Photo courtesy of Jim Haist
As most of you are aware, the Kline Levee was built in 1992 to prevent sediment and pollutants from moving from the Kline Wetland and surrounding watershed into the lake during storm events and periods of high water. Having outlived its predicted lifespan by several years, a reconstruction project was begun in the fall of 2019 and construction was complete in the fall of 2020.
Thousands of native pollinator plants were installed as part of the project, and we are quite pleased with the survival rate. Within a few years the levee will be a beautiful, thriving habitat for many of our important pollinators. LMEF has already hosted a few education events on site and anticipate many more once the plants begin to mature.
While the opportunity for workshops and field trips is exciting, I was even more excited to see this picture (left) forwarded to me by Chris Kline following last week’s rain and snow melt.
This is what it looked like immediately after construction (right). All of this is under water in the photo at left.
The previous outflow, or spillway, was small and narrow. It severely constricted water flow, which in turn put pressure on any weak points in the levee and backed up water upstream.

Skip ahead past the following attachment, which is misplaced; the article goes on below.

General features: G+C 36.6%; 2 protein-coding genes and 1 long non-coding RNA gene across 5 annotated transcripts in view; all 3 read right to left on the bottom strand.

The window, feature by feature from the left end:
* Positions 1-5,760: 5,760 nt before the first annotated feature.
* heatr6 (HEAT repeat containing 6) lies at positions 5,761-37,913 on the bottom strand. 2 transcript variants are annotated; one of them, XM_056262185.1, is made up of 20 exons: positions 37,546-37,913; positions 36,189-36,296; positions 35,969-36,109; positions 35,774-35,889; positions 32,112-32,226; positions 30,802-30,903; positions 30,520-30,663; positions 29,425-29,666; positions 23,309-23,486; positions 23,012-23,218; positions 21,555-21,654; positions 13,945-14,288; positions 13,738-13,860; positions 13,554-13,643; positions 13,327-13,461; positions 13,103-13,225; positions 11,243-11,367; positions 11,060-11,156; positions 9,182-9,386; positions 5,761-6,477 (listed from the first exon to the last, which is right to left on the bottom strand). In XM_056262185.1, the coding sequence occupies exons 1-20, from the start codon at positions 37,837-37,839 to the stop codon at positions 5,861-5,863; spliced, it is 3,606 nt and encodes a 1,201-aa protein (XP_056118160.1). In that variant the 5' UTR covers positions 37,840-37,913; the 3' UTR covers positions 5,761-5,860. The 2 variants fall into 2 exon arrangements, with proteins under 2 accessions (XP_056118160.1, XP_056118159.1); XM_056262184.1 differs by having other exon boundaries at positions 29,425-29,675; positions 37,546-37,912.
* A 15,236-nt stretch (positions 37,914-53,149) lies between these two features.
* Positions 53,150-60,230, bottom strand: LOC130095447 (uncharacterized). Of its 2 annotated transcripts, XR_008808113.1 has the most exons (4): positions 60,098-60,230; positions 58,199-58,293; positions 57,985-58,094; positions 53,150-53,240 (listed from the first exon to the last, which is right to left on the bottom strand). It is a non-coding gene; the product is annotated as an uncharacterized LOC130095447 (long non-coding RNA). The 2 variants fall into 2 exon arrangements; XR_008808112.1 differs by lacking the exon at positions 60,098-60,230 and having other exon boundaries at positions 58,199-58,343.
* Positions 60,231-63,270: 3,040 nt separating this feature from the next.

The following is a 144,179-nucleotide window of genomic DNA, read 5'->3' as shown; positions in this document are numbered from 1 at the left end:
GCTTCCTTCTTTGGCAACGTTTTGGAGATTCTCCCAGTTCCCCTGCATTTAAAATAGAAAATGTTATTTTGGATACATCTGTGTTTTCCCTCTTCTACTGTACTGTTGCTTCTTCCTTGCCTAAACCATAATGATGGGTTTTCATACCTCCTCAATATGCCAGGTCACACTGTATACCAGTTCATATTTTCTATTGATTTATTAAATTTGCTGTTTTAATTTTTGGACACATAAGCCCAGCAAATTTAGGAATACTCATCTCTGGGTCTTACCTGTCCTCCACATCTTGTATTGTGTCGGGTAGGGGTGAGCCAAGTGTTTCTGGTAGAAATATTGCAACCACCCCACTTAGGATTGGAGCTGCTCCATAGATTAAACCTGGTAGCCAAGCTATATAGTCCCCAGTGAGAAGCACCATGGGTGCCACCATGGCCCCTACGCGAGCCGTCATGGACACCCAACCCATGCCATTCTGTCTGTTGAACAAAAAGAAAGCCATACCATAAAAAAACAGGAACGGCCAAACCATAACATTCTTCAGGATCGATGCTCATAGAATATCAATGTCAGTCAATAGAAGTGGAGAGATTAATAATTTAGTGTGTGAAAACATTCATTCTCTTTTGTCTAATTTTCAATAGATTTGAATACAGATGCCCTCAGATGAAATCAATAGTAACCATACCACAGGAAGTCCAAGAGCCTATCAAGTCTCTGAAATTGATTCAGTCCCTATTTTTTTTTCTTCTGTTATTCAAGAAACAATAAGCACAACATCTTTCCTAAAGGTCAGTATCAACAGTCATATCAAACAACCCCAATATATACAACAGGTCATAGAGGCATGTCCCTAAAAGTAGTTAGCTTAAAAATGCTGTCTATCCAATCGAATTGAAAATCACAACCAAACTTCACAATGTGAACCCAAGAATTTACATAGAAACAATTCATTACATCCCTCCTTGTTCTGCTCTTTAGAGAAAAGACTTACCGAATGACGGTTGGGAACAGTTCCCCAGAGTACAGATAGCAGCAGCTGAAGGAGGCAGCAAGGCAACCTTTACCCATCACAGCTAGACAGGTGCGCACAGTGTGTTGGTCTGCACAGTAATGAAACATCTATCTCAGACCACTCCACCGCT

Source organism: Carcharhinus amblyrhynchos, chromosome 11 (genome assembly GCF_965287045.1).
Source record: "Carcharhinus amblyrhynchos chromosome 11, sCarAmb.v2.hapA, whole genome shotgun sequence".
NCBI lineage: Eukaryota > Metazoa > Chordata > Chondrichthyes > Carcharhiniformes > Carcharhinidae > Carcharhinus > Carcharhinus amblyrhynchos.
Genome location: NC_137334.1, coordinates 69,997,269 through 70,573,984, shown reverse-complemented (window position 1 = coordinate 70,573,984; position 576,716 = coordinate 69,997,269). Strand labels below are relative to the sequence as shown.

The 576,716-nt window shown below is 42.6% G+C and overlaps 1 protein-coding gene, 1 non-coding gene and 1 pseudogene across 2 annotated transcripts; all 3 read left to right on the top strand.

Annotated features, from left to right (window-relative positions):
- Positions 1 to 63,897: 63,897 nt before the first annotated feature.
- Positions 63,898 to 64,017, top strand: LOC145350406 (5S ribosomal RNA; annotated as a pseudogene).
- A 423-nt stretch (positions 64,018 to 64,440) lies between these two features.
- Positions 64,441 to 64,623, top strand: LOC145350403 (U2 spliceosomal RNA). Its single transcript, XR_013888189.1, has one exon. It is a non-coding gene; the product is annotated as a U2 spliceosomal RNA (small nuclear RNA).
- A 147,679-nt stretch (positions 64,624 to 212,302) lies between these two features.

When there is too much water, it has to go somewhere!
By designing a large spillway, this allows the water to move more quickly from upstream, through the wetland and into the lake. This takes pressure off the ditches and the land adjacent to the ditches upstream.
Here’s a great analogy I found online talking about household drains:
Think of your drains like a river and its tributaries. Smaller streams (secondary sewer lines) converge and form one large river (your main sewer line). If your main sewer line becomes clogged, even partially, it can cause backups in all your smaller sewer lines, like those connected to your toilet and shower.
Thanks to the collaboration of many partners; individual, civic, philanthropic and government, the Kline Levee is a valuable asset in the watershed for many years to come.
“Working toward the preservation of an ecologically sound Lake Maxinkuckee and its surrounding watershed.”
Hi, I’m Debbie Palmer. I received a BS in Horticulture from Purdue University. Here at LMEF, I am responsible for outreach presentations, monitoring the lake and it’s wetlands, project manager for restoration and research projects, and act as a community resource for all things related to the well-being of Lake Maxinkuckee and its surrounding watershed. I completed Indiana Watershed Leadership Academy, volunteer with the Indiana Clean Lakes Program, Hoosier River Watch and Marshall County Lakes and Waters and serve as a Board Member for Indiana Lakes Management Society.